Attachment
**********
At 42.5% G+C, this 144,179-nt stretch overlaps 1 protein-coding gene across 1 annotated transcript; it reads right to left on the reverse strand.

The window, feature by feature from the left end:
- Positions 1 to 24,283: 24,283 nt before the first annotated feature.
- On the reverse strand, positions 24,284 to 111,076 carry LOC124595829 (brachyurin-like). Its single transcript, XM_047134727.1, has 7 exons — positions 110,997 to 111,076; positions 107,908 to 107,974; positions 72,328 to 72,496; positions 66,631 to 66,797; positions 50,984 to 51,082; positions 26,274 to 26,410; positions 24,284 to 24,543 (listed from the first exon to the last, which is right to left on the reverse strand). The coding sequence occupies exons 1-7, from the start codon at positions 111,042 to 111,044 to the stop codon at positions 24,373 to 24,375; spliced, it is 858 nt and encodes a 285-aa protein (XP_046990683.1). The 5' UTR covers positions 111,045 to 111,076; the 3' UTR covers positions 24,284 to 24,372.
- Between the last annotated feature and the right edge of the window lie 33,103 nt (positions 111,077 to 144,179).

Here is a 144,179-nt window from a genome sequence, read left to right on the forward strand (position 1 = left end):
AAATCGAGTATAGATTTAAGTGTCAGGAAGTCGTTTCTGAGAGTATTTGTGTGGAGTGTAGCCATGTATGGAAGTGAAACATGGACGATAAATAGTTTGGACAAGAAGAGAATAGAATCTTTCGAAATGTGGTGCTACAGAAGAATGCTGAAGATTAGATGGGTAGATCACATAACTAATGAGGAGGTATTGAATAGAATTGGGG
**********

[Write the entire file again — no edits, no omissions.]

At 42.5% G+C, this 144,179-nt stretch overlaps 1 protein-coding gene across 1 annotated transcript; it reads right to left on the reverse strand.

The window, feature by feature from the left end:
- Positions 1 to 24,283: 24,283 nt before the first annotated feature.
- On the reverse strand, positions 24,284 to 111,076 carry LOC124595829 (brachyurin-like). Its single transcript, XM_047134727.1, has 7 exons — positions 110,997 to 111,076; positions 107,908 to 107,974; positions 72,328 to 72,496; positions 66,631 to 66,797; positions 50,984 to 51,082; positions 26,274 to 26,410; positions 24,284 to 24,543 (listed from the first exon to the last, which is right to left on the reverse strand). The coding sequence occupies exons 1-7, from the start codon at positions 111,042 to 111,044 to the stop codon at positions 24,373 to 24,375; spliced, it is 858 nt and encodes a 285-aa protein (XP_046990683.1). The 5' UTR covers positions 111,045 to 111,076; the 3' UTR covers positions 24,284 to 24,372.
- Between the last annotated feature and the right edge of the window lie 33,103 nt (positions 111,077 to 144,179).

Here is a 144,179-nt window from a genome sequence, read left to right on the forward strand (position 1 = left end):
AAATCGAGTATAGATTTAAGTGTCAGGAAGTCGTTTCTGAGAGTATTTGTGTGGAGTGTAGCCATGTATGGAAGTGAAACATGGACGATAAATAGTTTGGACAAGAAGAGAATAGAATCTTTCGAAATGTGGTGCTACAGAAGAATGCTGAAGATTAGATGGGTAGATCACATAACTAATGAGGAGGTATTGAATAGAATTGGGG